One year for our anniversary we took a sailboat tour of the harbor from the board walk. It was really beautiful and we’re reminded of it each time we visit the boardwalk. It’s an easy place to make nice memories.
Seeing the boats, ships, seagulls, sparkling saltwater, people and everything else that goes with that atmosphere is definitely one of our favorite things to do in Nova Scotia.
How Our Feelings Changed
Our feelings began to shift about a week and a half into our visit back. We started talking about how much we missed Ecuador! That’s when we found out the secret fears we had each been having just after arriving in Canada.
I guess the fact that we both expressed this to each other, and how we were both look forward to getting back to Ecuador, was a true reflection of how we felt about our Ecuador home. Which felt pretty good, considering we were fighting so hard to get residency 🙂
Why Culture Shock is Good for You
Are you concerned about culture shock? Some new expats think that it won’t affect them. Others make their move, prepared to handle it.
In this post, you’ll learn about common culture shock factors, the six stages of culture shock, and six ways to handle it. And, most importantly, why culture shock is good for you.
What is Culture Shock?
The term culture shock describes the effect of moving from a familiar culture to an unfamiliar one.
What can contribute to culture shock? Here are some of the common factors:
- Etiquette and behaviour
6 Stages of Culture Shock
- Trip Planning: This first stage is generally full of excitement as you plan your trip / move.
- Initial Euphoria: Sometimes called the “honeymoon stage” this begins when you first arrive in your new country and ends when the realities of life begin to sink in. At first, everything seems rosy – even perfect.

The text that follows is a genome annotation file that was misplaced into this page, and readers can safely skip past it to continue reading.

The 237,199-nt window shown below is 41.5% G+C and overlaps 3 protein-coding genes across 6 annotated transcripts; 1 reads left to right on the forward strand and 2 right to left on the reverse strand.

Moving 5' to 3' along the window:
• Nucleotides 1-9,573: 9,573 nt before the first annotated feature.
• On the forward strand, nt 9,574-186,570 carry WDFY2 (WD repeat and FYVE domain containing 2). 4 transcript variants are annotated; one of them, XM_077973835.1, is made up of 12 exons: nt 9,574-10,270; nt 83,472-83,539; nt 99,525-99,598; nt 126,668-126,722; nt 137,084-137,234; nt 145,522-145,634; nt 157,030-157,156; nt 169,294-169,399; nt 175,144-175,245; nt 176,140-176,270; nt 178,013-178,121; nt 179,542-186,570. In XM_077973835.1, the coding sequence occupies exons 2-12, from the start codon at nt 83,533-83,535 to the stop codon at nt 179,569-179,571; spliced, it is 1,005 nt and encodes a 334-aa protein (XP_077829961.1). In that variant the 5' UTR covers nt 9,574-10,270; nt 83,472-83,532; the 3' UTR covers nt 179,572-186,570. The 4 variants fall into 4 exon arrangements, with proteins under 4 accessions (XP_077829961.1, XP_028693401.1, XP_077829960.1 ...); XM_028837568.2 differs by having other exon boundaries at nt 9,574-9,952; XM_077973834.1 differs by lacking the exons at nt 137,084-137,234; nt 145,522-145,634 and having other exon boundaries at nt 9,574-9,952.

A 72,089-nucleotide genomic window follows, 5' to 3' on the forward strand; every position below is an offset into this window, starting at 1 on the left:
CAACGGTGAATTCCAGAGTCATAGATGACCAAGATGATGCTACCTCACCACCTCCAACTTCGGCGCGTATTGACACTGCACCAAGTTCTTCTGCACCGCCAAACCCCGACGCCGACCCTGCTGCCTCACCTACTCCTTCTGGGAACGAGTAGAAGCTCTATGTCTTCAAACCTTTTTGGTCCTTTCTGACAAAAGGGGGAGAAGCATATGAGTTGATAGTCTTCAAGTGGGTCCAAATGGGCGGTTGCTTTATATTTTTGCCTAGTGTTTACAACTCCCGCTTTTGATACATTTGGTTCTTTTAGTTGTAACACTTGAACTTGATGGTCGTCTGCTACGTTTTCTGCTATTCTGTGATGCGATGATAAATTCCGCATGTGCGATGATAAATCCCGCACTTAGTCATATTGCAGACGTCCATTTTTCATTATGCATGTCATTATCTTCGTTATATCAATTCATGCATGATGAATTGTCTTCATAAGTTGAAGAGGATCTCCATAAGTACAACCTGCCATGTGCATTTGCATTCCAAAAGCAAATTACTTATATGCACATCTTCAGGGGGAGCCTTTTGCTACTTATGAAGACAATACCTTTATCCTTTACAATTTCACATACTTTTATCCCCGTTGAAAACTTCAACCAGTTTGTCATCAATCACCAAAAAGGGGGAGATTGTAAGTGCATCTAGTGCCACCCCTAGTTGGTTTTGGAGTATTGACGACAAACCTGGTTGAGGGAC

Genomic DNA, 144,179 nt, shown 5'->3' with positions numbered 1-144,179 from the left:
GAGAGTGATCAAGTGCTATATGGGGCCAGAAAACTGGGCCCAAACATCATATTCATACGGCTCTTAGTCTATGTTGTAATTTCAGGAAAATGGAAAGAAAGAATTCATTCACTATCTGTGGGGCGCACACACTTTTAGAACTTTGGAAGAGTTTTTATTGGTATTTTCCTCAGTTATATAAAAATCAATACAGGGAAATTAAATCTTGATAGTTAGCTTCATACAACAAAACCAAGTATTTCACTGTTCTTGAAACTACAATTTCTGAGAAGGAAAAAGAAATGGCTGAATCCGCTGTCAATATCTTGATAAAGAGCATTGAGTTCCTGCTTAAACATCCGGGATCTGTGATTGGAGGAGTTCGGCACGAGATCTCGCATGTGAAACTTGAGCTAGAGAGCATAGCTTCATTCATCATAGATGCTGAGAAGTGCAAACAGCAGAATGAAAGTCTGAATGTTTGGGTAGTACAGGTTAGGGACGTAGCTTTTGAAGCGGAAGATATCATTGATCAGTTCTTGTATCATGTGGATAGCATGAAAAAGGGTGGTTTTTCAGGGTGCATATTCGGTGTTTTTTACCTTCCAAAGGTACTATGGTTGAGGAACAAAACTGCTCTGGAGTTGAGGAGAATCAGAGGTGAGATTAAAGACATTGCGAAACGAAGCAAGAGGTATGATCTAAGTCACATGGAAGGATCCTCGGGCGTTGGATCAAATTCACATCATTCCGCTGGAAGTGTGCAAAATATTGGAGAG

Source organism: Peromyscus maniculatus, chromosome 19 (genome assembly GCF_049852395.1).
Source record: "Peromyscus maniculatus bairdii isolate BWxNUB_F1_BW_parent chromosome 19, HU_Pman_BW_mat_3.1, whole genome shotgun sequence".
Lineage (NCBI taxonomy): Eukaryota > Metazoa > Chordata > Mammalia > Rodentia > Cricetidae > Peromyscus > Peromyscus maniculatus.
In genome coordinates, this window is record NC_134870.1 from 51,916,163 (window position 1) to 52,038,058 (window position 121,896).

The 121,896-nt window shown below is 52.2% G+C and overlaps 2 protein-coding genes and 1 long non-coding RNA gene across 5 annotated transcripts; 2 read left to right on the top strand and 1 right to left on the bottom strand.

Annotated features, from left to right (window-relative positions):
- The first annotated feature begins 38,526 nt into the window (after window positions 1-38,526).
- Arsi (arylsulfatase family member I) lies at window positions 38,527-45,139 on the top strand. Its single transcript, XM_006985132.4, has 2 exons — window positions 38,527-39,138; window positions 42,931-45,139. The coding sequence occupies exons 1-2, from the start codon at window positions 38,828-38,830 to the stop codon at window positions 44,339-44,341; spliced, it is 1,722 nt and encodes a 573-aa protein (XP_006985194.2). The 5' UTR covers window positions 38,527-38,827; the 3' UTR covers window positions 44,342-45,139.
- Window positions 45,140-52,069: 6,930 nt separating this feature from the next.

- Irritability: This is the stage that sometimes gets the better of expats. The frustration of “how they do things” can quickly take the shine off your relocation. This can be made worse by the inability to communicate in the local language. Unrealistic expectations only make this worse.
- Gradual Adjustment: With some patience, you can learn to adjust. As the local ways become familiar, you can learn how you should act and how to get things done. This usually happens in stages.
- Adaptation: As you learn how to function in the new culture, you’ll hopefully come to feel part of it.
- Re-entry Phase: Sometimes this is planned – other times a return home can be unexpected. Either way, you’ll probably realize that you have become a different person. Most expats have found that their time abroad has matured and inspired them. We were affected by reverse culture shock when we landed back in Canada earlier this year.
Below the infographic, find six suggestions for getting over a rough landing.
Why Culture Shock is Good for You [Infographic]
6 Ways to Handle Culture Shock
There is a huge set of Culture Shock country guides that will help you understand the nuances of your new home. While most of what these books say can be helpful, they can quickly go from observing the cultural differences to judging them.
- Stay Grounded: Realize that culture shock is normal. Most people deal with it, in varying degrees.
- Eat Comfort Food: Prepare some of your favorite foods from home – or maybe a variation based on what’s available locally.
- Get Active: Exercise will lift your mood, get your outside and improve your perspective. Look into joining local activity groups – sports or exercise. Consider learning a new sport.
- Stay Connected: Take the time to connect with friends and family. It will help with the transition and give you someone to share your progress with.
- Challenge Yourself: Set daily goals such as interacting with a new person each day. Or set the goal to learn a new word. Language learning is a critical step in adapting in your new home.
- Find a Guide: Find someone to help you learn the language and culture. You might find help online (forums or Facebook groups) or in person once you arrive.
Why Culture Shock is Good For You
Culture shock means you’re growing. Breaking out of the familiar can be uncomfortable. But that is one of the best ways to grow as a person. When you understand what causes culture shock, and how to handle it, you’ll see that it really isn’t that bad.
Hang on and ride it out. You’ll be a stronger, more mature person on the other side.
How have you coped with culture shock? What are you dealing with right now? Please join the conversation below!
Please comment on this post and let us know what you miss from home while you’re traveling or living abroad.